Why these are the NFC’s most overrated players

Why these are the NFC’s most overrated players

Credit: Getty Images

:Michael Crabtree #15 of the San Francisco 49ers makes a catch in the second quarter against the Carolina Panthers during the NFC Divisional Playoff Game at Bank of America Stadium on January 12, 2014 in Charlotte, North Carolina.




Posted on May 29, 2014 at 8:16 AM

Updated Thursday, May 29 at 8:16 AM

Some NFL players receive way too much credit. As organized team activities unfold, here’s a list of the most overrated player on each NFC roster:


Arizona Cardinals: Daryl Washington, LB
After Washington returned from a four-game suspension last season, he resumed his starting role. Washington is highly athletic and moves gracefully around the field. Which is why it came as a surprise that veteran Karlos Dansby was far superior in coverage last season.

San Francisco 49ers: Michael Crabtree, WR
Crabtree is essentially a possession receiver. He’s runs good routes and rarely drops a pass. But Crabtree isn’t much of a deep threat. The receiver’s 13.0 yards per catch average over his career doesn’t exactly instill fear in defenses.

Seattle Seahawks: Russell Okung, OT
As the sixth-overall pick in the 2010 draft, Okung is expected to be a dominant left tackle. Instead, he’s had multiple injury issues, and he didn’t play particularly well against some of the game’s best pass rushers during the Seahawks’ Super Bowl run.

St. Louis Rams: Jake Long, OT
It’s an old NFL cliche: “You can’t help the club from the tub.” Like others on this list, Long’s health has been an issue, particularly the last three seasons. He’s played well while on the field, but he’s been slowed by multiple injuries. The Rams drafted Auburn’s Greg Robinson No. 2 overall to provide insurance at left tackle.


Dallas Cowboys: Morris Claiborne, CB
Two years ago, the Cowboys traded up to the sixth-overall pick to select Claiborne. He was supposed to be the answer to a porous secondary. Claiborne has flashed talent in two seasons, but he’s also been benched several times.

New York Giants: Mathias Kiwanuka, DE
Kiwanuka, a former first-round pick, has struggled to find a definitive role within the Giants’ defense since he became a part of the organization in 2006. Last season, Kiwanuka didn’t generate consistent edge pressure, while his ability to stop the run was subpar.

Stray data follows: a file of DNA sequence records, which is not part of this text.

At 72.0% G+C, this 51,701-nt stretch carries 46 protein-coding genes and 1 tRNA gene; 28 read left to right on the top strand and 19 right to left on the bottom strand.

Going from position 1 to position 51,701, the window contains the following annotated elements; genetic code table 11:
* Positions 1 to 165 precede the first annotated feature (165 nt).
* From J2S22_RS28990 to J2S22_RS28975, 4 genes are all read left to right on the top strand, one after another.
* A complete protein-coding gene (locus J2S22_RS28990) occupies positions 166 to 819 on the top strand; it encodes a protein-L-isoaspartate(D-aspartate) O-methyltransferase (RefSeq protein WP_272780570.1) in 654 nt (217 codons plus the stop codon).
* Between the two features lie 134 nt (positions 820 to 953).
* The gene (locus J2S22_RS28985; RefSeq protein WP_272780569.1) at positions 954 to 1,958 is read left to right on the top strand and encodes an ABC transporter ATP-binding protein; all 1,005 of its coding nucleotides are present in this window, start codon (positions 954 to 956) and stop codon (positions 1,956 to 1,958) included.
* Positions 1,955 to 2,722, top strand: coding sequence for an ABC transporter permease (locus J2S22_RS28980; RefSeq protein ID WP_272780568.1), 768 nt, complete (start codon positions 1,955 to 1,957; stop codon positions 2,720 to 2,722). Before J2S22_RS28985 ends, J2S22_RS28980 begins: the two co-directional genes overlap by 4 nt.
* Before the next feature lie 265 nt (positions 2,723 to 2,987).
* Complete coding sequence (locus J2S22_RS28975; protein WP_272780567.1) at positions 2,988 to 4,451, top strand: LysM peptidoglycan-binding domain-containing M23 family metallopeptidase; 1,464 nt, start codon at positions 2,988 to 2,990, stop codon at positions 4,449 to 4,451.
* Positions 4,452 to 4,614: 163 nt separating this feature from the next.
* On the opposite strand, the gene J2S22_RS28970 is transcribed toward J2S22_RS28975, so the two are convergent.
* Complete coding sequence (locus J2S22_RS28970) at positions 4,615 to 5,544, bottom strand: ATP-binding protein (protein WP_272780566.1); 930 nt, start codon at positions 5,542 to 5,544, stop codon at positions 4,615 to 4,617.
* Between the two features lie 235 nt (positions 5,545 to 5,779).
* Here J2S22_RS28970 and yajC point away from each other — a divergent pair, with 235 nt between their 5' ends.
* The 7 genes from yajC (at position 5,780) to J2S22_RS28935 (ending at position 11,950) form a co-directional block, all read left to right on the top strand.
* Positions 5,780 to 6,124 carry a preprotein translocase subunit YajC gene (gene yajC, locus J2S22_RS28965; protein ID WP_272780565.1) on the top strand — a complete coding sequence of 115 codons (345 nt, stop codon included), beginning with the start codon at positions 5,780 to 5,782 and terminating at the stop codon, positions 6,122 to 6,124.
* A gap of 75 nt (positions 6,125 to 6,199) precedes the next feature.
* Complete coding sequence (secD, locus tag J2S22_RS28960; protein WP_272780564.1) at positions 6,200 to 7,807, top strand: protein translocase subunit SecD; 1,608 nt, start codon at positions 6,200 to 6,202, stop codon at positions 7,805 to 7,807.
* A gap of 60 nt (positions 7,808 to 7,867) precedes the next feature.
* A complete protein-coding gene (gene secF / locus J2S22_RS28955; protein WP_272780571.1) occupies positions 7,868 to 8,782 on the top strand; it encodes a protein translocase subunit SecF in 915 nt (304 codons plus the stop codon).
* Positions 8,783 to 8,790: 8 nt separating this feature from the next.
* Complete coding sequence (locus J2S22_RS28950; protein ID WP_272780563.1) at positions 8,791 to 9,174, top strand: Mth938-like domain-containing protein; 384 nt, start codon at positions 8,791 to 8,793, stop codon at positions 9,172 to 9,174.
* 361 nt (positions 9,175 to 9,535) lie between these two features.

Philadelphia Eagles: DeMeco Ryans, LB
While there is value in a linebacker that can stay on the field in any situation and provides leadership, Ryans’ overall play dipped in Year 2 with the Eagles. In particular, Ryans isn’t a physical presence against the run.

Washington Redskins: DeAngelo Hall, CB
Very few cornerbacks are as confident or beaten as consistently as Hall. The veteran also has a history of ill-timed penalties that have severely hurt his team’s success.


Chicago Bears: Charles Tillman, CB
The “Peanut punch,” in which Tillman punches the ball out of ball carrier’s hands for fumbles, revived his career in 2012. Injuries put him on the track to retirement in 2013. Tillman is 33 years old and can’t cover to the level he once did. This was evident when Tillman received little interest during free agency.

Detroit Lions: Matthew Stafford, QB
Only Giants quarterback Eli Manning has thrown more interceptions than Stafford’s 52 the past three seasons. Stafford has failed to lead the Lions to the playoffs the past two years. And Stafford also benefits greatly from the play of Calvin Johnson, whom the quarterback targets 25 percent of the time.

Green Bay Packers: A.J. Hawk, LB
Hawk has been a stalwart at inside linebacker the past eight seasons — he started all but fives games over that time — but he’s always been average-to-below average in pass coverage. The Packers can be exposed when Hawk is asked to cover tight ends or crossing receivers.

Minnesota Vikings: Chad Greenway, LB
Greenway is what is referred to as a “run and chase linebacker.” He’s at his best when he doesn’t have to work through traffic. Greenway isn’t nearly as effective when he has to take on blocks and be more physical at the point of attack.


Atlanta Falcons: Steven Jackson, RB
Jackson is a three-time Pro Bowler and an eight-time 1,000-yard rusher. However, he isn’t that back anymore. Jackson battled injuries during his first year with the Falcons, and he lacked explosion when he was on the field. His rushing numbers have decreased each of the past four years.

Carolina Panthers: DeAngelo Williams, RB
It’s been five years since Williams ran for more than 1,000 yards in a season — a feat he accomplished only twice in his career. Williams has played in only 16 games once in his career. Yet, Williams carries a $6 million cap hit in 2014, which is the eighth-highest among running backs.

New Orleans Saints: Zach Strief, OT
Strief may not be a household name, but he was graded as the top right tackle in the NFL last season by ProFootballFocus.com. When Strief hit the free-agent market, he wasn’t paid like a top tackle. Why? Because Strief benefits from Drew Brees’ quick release. And the most important linemen in the Saints’ scheme are the guards.

Tampa Bay Buccaneers: Mark Barron, S
When a safety is selected with the seventh-overall pick, he’s expected to be a tremendous all-around player. During his two years with the Buccaneers, Barron has proven to be far stronger against the run than in coverage.